Don’t be surprised if you see spam coming from the top websites in the world. Lax security standards are allowing anyone to “spoof” emails from some of the most-visited domains, according to new research.
Email spoofing — a common tactic of spammers — basically involves forging the sender’s address. Messages can appear as if they came from Google, a bank, or a best friend, even though the email never came from the actual source. The spammer simply altered the email’s “from” address.
Authentication systems have stepped in to try and solve the problem. But many of the top website domains are failing to properly use them, opening the door for spoofing, according to Sweden-based Detectify, a security firm.
The company analyzed the top 500 websites ranked by Alexa and found that 276 of the domains are vulnerable as a result, it said in a blog post on Monday.
Of those vulnerable, 40 percent were news and media sites, and 16 percent were software-as-a-service sites, Detectify said in an email.
A common way these domains are trying to prevent email spoofing is through a validation system called Sender Policy Framework or SPF. It essentially creates a public record, telling the Internet which email servers are allowed to use the domain. Ideally, any messages impersonating the domain will be detected as spam and rejected before delivery.
In practice, however, the system can often come up short. The SPF will filter out spam emails best when on the so-called “hardfail” setting, but many website domains decide to implement the SPF at the “softfail” level. Although this will flag any forged emails as suspected spam, the messages will still be sent out to the recipient.
Companies in charge of the website domains do this to avoid losing legitimate emails that might be falsely flagged, said John Levine, a long-time email infrastructure consultant.
“There are a lot of ways to send mail legitimately, and SPF can only describe some of them,” he added.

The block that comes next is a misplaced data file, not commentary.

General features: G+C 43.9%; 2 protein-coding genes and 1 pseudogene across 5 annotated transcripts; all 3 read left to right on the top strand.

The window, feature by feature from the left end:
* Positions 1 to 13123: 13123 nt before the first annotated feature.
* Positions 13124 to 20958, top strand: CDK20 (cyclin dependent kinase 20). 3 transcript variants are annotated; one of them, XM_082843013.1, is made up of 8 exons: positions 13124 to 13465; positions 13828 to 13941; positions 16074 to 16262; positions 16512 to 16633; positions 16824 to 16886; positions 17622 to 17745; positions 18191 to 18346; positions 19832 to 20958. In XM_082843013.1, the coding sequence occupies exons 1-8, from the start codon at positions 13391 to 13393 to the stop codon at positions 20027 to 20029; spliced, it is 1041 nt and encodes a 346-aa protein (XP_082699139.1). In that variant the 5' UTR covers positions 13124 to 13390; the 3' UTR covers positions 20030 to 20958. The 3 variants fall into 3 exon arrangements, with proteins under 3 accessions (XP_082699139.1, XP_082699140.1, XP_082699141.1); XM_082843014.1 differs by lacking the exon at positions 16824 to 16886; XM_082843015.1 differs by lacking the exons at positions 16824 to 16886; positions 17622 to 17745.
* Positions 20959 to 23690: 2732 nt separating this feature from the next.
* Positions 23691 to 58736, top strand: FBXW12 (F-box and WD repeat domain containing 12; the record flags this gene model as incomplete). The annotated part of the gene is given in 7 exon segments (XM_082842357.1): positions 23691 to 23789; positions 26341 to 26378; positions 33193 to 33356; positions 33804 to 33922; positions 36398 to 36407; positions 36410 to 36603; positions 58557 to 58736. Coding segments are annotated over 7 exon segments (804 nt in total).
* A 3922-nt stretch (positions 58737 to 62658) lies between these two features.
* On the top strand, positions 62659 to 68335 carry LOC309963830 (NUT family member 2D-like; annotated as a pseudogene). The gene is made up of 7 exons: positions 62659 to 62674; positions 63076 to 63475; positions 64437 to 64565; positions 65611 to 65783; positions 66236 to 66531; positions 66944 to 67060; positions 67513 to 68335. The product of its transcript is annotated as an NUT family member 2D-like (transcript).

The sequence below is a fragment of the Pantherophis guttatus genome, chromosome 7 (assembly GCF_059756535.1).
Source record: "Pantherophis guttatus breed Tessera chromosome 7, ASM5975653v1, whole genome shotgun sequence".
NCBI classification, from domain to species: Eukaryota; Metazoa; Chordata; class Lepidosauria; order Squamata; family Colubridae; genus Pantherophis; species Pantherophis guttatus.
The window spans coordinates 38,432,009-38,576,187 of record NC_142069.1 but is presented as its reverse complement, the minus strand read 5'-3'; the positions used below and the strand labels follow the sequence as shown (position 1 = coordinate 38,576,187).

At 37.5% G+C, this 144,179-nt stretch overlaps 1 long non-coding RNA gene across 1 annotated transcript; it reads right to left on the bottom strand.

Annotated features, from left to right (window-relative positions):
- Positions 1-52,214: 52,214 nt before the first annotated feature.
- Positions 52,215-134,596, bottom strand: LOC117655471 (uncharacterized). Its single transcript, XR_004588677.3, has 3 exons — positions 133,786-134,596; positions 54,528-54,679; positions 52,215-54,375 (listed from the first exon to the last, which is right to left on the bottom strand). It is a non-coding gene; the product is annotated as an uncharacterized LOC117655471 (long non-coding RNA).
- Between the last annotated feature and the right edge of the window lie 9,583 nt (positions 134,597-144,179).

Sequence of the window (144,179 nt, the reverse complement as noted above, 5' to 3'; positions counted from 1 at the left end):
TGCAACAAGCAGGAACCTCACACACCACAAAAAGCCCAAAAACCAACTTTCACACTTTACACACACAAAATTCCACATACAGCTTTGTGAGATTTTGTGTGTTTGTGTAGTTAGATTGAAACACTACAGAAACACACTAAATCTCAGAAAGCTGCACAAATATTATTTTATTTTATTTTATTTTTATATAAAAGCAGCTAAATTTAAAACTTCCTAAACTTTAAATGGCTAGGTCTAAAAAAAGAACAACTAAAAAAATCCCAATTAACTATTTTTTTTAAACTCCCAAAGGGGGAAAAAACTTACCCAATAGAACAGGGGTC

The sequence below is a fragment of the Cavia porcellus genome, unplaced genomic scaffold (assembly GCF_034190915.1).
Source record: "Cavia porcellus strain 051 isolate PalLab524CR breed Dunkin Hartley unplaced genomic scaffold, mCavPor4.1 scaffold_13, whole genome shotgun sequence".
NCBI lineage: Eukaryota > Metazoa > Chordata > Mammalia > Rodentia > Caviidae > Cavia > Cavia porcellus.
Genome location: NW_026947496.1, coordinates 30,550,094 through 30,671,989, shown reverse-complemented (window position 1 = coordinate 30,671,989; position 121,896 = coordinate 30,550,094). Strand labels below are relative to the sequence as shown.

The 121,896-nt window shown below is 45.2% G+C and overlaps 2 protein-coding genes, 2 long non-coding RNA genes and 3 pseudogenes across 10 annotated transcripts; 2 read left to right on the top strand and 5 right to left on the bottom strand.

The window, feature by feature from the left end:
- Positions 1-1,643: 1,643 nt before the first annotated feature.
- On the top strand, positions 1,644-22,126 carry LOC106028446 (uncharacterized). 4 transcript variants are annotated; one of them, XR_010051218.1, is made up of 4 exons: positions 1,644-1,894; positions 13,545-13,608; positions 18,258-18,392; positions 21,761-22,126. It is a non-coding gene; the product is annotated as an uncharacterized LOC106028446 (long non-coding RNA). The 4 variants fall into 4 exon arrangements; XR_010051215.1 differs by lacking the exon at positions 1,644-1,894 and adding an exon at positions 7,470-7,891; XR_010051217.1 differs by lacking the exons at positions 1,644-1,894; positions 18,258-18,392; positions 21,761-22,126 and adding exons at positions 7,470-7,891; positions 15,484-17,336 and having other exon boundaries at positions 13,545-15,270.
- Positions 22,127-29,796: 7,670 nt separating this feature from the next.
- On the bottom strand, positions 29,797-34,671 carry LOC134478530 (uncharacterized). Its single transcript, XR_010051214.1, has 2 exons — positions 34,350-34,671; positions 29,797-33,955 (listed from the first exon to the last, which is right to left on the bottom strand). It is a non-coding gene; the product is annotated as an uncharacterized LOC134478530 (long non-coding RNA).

Email providers such as Gmail can also skip marking any messages as spam, even if an SPF system softfail was used, Detectify said.
The 276 web domains found vulnerable were using no SPF system or had set their SPF system on softfail. Others had misconfigured their email validation systems to do nothing when detecting spam, Detectify said.
Companies in charge of these domains are either unaware of the problem, or assume they’re already protected, Detectify said. Enacting better email validation systems can also be complicated, and some companies don’t see it as a priority.
“Many people falsely think they’re protected using SPF only,” Detectify added. The security firm is advising companies use a newer email validation system, called DMARC (Domain-based Message Authentication, Reporting & Conformance) to prevent the problem.
DMARC is gaining wider adoption in the IT industry, including from Yahoo and Google. The protocol is essentially designed to streamline the process of email spoofing detection, but still not everyone is using it.
Detectify’s research found that only 42 percent of the top 500 sites in the world use DMARC.
Although DMARC is “far from foolproof,” the system has been effective in preventing email-based attacks, Levine said.
For instance, phishing attacks against Paypal users may have dropped as a result of email providers adopting DMARC, security firm Kaspersky Lab said in 2015.